The United States and other members of the international community have lost thousands of lives and expended significant resources confronting insurgent organizations across the world. Strikingly, however, there has been little systematic analysis of how some insurgents have developed the military capacity to challenge superior forces. This puzzle has played out in Afghanistan, where the Taliban’s success has continually confounded analysts; in Syria and Mali, where insurgents pose significant challenges to stability; and most recently in Iraq, where the Islamic State operated with military prowess. In response, this research project studies the development and military capacity of insurgent groups.
First, the project constructs a novel conception of military effectiveness fitting for the types of combat common in civil war, including the (in)ability to keep ceasefires, to control who is targeted by violence, or to employ increasingly complex guerrilla or conventional tactics. Next, it develops a theory arguing that it is not the structural conditions in which organizations operate—such as access to material resources or strong social networks—that determine effectiveness, but how well insurgents’ organizational composition allows them to leverage those conditions. It is what insurgents do with what they have that matters. Like in all militaries, insurgent organizations must deliberately generate esprit de corps and military skill through training, indoctrination, well-designed command and control systems, and the formation of a competent set of lower-level officers.
While social and material factors must be taken into account, some organizations become militarily effective without these endowments while some well-endowed organizations fail despite these advantages.
To test the theory and isolate the importance of organizational versus structural factors, the project adopts a two-stage approach. First, I use a set of statistical models to demonstrate that structural variables are poor predictors of insurgent organizational composition. Second, I conduct in-depth case studies of ten organizations in Vietnam (1940–1975) and fifteen organizations in Iraq (2003–present). These two countries represent promising areas of study because there is a high degree of variation in structural and organizational factors as well as in military effectiveness. To evaluate the detailed hypotheses generated by the theory, I collected precise information about the internal dynamics of insurgents through archival research, interviews with ex-combatants, and secondary sources. For example, during nearly five months at the National Archives II in HÓ Chí Minh City, Vietnam, I reviewed thousands of documents including internal memoranda from rebel organizations along with French interrogations and intelligence reporting.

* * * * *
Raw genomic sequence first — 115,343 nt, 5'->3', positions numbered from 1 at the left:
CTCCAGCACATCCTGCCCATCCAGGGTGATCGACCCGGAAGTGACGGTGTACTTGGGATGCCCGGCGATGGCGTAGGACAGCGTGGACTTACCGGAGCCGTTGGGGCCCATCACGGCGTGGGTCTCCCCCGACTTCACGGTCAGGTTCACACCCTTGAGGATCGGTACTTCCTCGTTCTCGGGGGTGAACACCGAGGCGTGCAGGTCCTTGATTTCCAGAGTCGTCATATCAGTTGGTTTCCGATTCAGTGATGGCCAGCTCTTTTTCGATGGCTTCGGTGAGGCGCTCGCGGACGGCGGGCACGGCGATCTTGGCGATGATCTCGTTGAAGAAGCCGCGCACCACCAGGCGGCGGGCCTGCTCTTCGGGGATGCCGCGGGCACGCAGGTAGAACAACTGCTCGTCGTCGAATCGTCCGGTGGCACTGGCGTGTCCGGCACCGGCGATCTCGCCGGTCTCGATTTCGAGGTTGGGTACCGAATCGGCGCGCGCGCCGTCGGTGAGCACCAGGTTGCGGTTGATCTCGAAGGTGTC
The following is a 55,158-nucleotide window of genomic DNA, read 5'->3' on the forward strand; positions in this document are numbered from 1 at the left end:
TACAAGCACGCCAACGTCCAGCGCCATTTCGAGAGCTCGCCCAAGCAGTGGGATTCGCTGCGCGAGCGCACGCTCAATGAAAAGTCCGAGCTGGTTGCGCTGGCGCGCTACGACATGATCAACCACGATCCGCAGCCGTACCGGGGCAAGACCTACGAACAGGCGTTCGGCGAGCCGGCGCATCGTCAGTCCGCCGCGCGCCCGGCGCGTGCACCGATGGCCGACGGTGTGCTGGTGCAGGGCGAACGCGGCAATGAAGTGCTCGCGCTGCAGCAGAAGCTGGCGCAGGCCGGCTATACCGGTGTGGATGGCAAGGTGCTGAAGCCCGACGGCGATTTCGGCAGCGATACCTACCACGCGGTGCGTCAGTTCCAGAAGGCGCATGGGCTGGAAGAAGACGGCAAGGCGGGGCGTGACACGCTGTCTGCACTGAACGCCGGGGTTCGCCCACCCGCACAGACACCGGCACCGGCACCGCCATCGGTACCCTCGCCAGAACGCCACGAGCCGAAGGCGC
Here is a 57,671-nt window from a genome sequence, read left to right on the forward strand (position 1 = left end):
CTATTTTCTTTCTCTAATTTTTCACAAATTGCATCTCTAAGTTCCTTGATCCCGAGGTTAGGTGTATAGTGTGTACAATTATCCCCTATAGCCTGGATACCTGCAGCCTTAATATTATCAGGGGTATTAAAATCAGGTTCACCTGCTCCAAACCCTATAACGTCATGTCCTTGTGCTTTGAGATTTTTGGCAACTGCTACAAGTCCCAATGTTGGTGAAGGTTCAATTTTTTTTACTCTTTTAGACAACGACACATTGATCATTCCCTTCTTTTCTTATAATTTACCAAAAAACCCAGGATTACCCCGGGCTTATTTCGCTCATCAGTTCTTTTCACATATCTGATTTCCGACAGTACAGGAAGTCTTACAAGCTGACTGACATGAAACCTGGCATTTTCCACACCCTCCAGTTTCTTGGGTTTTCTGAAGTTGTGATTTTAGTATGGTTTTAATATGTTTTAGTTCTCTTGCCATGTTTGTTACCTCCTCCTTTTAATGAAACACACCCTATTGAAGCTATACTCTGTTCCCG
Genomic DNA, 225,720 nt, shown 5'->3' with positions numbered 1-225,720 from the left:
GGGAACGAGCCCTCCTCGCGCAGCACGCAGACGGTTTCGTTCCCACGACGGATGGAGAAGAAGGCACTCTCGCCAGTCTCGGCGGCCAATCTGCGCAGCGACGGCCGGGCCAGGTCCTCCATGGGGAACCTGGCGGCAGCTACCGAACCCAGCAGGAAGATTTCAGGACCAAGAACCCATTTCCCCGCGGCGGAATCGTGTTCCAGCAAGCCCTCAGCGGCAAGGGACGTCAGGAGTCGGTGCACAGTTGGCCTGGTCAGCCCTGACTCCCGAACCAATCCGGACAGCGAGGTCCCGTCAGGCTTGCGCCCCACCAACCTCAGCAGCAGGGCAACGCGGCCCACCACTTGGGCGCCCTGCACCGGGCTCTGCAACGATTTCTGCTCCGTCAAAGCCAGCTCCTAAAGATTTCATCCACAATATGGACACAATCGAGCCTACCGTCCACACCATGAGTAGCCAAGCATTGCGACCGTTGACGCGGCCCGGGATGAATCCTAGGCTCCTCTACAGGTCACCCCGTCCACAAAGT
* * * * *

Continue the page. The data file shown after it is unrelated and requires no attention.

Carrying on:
By demonstrating the centrality of organizational processes to insurgent military effectiveness, the project underscores that insurgent forces are not sui generis, but fit within the broader spectrum of military organizations attempting to use violence in a calibrated manner. Thus, the project highlights the importance for policymakers of explicitly assessing organizational capacity rather than treating all insurgent or terrorist groups as like entities or overvaluing the effect of social networks and material resources. While some insurgent groups can only be defeated with involved and costly tactics—including major ground combat—the project also shows that many seemingly weaker groups are still able to reliably maintain ceasefires. As a result, rather than risk escalating violence by militarily destroying such groups, conflict mediators can work to craft peace agreements by identifying the actors that can be brought to the negotiating table. Similarly, while social and material factors must be taken into account, some organizations become militarily effective without these endowments while some well-endowed organizations fail despite these advantages.